• We can’t forget about the cost of the ferry, of course. There are two main ferry companies, the Interislander and Bluebridge, which each cost around $106 for the two of us.
$$ MONEY SAVING OPTION

There are ways of getting a car/campervan for a very very low cost such as $1-5 per day, or even free! Car rental companies need to get vehicles that have been rented and dropped off at one location to a different location for the next rental opportunity. In some countries, such as New Zealand, these companies will actually rent you the car/campervan for next to nothing with the agreement that you will bring it to the location needed. They give you ample time to get there and occasionally some added perks. 

One example we found was taking a campervan from Auckland to Christchurch over 5 days, $100 towards gas, and a free pass for the ferry.
Cost = $0

This sounds like a great option, and most likely is the option we will try. According to some blogs I have read, companies will list relocation requests several weeks in advance, but some only the day before. So it will be interesting as we get closer to our departure to New Zealand whether we will find something in advance, or will we just wing it, show up and see what’s available. Websites to check out that list relocation requests are https://www.imoova.com, https://www.drivenow.com.au/onewayrentals.jspc#/relocations/NZ, and https://www.transfercar.co.nz.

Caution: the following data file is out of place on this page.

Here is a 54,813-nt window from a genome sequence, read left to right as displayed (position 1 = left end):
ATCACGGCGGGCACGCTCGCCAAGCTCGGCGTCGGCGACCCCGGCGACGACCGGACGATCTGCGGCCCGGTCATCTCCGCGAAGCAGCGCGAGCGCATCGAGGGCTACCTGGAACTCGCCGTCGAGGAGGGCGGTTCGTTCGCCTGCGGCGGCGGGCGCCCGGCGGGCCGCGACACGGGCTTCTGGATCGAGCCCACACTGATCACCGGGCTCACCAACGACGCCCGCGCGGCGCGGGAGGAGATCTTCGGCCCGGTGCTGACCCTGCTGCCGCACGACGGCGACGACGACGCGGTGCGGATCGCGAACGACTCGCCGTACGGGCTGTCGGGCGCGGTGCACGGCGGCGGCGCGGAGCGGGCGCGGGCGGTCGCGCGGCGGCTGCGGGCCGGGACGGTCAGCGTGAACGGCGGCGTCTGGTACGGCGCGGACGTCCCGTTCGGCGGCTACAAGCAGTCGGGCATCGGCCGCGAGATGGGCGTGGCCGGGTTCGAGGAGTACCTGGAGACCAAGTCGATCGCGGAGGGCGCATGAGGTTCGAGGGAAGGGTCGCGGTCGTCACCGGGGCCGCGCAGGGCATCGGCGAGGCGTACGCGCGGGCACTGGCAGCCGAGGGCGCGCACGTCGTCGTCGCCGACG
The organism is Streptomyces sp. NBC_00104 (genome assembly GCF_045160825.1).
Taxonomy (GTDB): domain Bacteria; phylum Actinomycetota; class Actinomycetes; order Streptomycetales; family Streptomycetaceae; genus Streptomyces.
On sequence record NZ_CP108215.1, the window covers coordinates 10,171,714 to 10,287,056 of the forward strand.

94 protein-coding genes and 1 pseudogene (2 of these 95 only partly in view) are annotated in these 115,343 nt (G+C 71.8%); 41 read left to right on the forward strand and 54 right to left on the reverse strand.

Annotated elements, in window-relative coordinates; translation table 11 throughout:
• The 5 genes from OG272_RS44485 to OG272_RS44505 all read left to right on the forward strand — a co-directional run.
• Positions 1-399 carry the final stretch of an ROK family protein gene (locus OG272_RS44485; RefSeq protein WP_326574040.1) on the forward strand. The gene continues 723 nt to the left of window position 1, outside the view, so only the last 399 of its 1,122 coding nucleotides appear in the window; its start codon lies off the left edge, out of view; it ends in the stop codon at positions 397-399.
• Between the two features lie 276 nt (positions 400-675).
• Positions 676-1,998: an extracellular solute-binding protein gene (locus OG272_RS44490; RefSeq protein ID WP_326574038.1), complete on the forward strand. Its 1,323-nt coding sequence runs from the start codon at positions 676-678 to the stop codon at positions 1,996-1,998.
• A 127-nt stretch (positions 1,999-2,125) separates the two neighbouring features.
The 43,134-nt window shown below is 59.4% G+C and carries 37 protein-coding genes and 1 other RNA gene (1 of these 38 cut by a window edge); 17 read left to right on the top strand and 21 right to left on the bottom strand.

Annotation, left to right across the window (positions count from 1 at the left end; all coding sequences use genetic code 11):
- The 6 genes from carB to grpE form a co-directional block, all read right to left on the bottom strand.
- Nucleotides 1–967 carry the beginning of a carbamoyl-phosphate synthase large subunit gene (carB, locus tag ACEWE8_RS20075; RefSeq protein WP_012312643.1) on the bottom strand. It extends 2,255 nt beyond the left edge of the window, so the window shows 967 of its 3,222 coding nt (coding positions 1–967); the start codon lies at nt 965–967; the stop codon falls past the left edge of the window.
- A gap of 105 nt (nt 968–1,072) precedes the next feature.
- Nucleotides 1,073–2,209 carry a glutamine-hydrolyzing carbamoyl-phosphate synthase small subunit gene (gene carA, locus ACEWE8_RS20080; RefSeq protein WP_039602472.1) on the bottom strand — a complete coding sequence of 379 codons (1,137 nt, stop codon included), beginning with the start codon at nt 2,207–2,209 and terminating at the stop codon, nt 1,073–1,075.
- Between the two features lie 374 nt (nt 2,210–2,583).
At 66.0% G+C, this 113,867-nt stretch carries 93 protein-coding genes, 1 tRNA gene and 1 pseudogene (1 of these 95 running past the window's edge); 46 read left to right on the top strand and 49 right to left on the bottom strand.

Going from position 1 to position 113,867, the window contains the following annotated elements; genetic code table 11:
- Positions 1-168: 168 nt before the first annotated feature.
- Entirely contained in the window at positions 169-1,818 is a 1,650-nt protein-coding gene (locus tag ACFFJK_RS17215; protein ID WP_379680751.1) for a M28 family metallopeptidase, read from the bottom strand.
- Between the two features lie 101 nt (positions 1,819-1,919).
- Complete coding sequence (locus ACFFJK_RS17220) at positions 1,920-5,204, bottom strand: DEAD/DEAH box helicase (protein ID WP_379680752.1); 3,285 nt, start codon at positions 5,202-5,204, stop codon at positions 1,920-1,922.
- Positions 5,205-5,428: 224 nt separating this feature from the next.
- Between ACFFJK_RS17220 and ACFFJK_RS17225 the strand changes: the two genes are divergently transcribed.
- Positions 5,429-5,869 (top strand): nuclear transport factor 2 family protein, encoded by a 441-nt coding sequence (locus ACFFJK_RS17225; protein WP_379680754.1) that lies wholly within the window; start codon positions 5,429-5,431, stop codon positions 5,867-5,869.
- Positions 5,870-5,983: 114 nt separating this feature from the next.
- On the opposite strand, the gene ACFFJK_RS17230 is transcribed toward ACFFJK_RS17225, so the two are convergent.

Landmarks/Activities

There are many different activities and landmarks to consider in New Zealand. Some of the most visited natural landmarks are the Bay of Islands on North Auckland, Abel Tasman National Park, the Franz Josef Glacier and the Fox Glacier.

Activities that are free are always good. Some free or low cost possibilities are hiking the Tangariro Alpine Crossing, the Mount Victoria Loop, Kaikoura Range, and visiting the Waitakere Ranges Regional Park. On days we are seeking water maybe we will kayak some of the gorgeous bays (because our awesome friends have a kayak hopefully we can borrow), snorkeling at Goat Island, and soaking in the Kerosene Creek hot springs, hot water beach, or Wanaka’s blue pools.